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Here’s Why Your Heart May Be Racing

Dr. Tariq Mehmood

3 min read

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Your heart rate is the number of times your heart beats per minute escalates noticeably when you’re stressed, ill, traumatized, or simply exercising. However, if this speed remains the same when you’re at rest, then the condition is known as tachycardia; when the resting heart rate goes above the normal 60-100 bpm (beats per minute). Tachycardia is highly common and knows no age limit, although the first episode usually occurs between 25-40. In this article, we discuss the mechanism and effects of Tachycardia on your health.

The Mechanism

Electrical signals travel across heart tissues to help the heart muscles contract efficiently in order to regulate body-wide blood flow. However, an abnormality in this electric system drastically increases the electric signals in the upper (atria) or lower (ventricles) chambers or sections of the heart, causing them to beat rapidly. As a result, the heart’s ability to pump blood and oxygen both within itself and throughout the body is reduced, causing numerous cardiac and other health issues.


Most people with tachycardia show no symptoms, although some may exhibit the following signs due to reduced blood and oxygen supply:

  • Chest pain
  • Rapid pulse rate
  • Lightheadedness
  • Heart palpitations
  • Fainting (syncope)
  • Shortness of breath


While the exact cause may be hard to determine in some individuals, the following factors are common disruptors of the electrical signals/impulses that regulate the heart rate:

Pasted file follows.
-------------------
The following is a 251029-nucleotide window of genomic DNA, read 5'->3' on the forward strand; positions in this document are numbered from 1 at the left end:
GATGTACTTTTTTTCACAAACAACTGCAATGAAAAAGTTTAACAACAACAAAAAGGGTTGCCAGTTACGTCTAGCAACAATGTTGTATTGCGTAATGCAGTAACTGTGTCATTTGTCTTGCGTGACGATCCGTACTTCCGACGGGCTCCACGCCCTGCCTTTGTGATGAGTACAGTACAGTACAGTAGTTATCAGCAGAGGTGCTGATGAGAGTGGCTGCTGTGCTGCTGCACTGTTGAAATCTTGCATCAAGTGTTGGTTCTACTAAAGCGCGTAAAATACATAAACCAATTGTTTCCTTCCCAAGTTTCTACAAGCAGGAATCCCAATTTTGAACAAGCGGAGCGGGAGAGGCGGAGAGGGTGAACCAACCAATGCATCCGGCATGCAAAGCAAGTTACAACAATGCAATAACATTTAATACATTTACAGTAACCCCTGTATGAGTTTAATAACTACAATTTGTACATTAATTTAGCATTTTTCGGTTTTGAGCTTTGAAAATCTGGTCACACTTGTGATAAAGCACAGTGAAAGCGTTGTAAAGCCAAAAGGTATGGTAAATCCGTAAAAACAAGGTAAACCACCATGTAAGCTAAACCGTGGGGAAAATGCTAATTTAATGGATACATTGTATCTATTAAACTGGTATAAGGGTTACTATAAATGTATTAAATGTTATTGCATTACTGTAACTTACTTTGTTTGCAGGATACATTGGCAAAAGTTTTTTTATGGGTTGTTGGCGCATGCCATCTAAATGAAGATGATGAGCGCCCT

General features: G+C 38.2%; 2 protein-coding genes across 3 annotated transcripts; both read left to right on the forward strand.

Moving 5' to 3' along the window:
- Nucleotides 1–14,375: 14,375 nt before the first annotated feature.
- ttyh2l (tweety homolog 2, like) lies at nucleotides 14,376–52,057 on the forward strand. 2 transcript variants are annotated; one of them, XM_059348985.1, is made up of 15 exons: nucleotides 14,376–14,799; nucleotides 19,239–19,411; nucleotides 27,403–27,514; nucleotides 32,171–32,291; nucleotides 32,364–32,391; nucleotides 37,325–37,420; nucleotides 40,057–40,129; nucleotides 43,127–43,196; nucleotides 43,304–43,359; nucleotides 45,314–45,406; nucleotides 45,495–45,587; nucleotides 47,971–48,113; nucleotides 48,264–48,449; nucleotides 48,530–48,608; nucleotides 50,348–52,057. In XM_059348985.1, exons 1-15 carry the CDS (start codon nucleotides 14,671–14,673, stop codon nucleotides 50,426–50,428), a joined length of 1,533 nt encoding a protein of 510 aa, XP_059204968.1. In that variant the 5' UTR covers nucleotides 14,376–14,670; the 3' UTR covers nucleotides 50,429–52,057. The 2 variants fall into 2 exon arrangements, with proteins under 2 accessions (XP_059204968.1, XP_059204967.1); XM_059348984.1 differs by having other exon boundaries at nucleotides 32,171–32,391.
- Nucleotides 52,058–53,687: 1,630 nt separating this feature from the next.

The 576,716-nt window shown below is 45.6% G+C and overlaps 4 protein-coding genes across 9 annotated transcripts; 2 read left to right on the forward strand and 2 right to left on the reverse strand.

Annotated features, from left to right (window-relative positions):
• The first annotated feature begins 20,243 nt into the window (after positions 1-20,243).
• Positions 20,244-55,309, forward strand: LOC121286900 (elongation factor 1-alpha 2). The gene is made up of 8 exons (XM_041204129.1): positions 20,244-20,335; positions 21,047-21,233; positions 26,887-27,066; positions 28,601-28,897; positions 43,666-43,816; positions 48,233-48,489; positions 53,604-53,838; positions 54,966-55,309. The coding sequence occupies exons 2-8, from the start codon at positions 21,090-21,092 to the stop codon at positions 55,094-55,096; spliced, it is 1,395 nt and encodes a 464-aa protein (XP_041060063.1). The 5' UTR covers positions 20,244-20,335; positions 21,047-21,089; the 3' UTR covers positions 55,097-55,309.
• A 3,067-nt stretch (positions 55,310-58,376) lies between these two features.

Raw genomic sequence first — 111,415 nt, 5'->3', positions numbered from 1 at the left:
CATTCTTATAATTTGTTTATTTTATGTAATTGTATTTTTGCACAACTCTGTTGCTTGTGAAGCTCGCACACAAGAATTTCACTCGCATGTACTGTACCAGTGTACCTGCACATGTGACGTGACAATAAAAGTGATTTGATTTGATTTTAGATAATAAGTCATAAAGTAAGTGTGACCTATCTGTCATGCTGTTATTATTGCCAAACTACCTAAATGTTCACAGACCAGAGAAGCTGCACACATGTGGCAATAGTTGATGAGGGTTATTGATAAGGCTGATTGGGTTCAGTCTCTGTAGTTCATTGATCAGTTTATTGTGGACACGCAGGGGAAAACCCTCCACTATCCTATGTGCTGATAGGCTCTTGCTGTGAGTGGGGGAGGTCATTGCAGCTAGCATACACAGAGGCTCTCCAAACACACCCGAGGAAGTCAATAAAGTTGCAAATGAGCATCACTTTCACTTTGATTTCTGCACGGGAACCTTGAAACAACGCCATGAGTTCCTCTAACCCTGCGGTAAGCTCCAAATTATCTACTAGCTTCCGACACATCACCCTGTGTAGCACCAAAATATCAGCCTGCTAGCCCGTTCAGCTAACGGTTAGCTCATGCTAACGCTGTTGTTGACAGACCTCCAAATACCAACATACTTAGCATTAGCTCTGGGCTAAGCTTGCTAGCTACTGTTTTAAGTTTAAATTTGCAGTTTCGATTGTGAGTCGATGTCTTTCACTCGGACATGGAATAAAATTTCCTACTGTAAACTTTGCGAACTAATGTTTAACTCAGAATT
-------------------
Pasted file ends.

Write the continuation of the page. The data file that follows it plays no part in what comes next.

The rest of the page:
• Fever
  • Anemia
  • Smoking
  • Drug abuse
  • Sudden stress
  • Hyperthyroidism
  • Excessive exercise
  • Certain lung diseases
  • Electrolyte imbalance
  • High or low blood pressure
  • Reactions to certain medication
  • Excess alcohol and/or caffeine consumption
  • A congenital abnormality in electric pathways or cardiac disease
  • Heart disease such as Coronary Artery Disease, heart valve and muscle diseases, tumours, and infections, or heart failure resulting in damage to heart tissues.


The effects of Tachycardia can be far-reaching. Depending upon the origin and cause, tachycardia is divided into the following categories:

1- Sinus Tachycardia:

Caused by a malfunction in the sinoatrial node (the heart’s natural pacemaker) above the right atrium, sinus tachycardia commonly results from strenuous exercise, fever, anxiety, trauma, anemia, or hyperthyroidism. It has no serious or long-term consequences and resolves upon treatment of causative factor(s).

2- Atrial Fibrillation:

This common form of tachycardia is caused by chaotic and irregular electrical impulses in the left atrium (upper heart chamber) resulting in weak, uncoordinated, and rapid atrial contractions. Usually affecting people with heart disease, hypertension, hyperthyroidism, heart valve disorders, or excess alcohol consumption, episodes may last from a hours to days and may or may not require treatment.

3- Atrial Flutter:

People who normally experience atrial fibrillations may sometimes experience atrial flutters, where electrical circuit irregularities in both atria cause them to beat at a faster rate with weak contractions However, each episode usually resolves itself without any treatment.

4- Ventricular Fibrillation:

During or after a heart attack in those who have experienced severe trauma or have an underlying heart disease, rapid and chaotic electrical impulses cause the ventricles to quiver instead of contracting strongly for effective blood circulation, which may be fatal. Therefore, heart rhythm must be restored within minutes of an episode via defibrillation (electric shocks).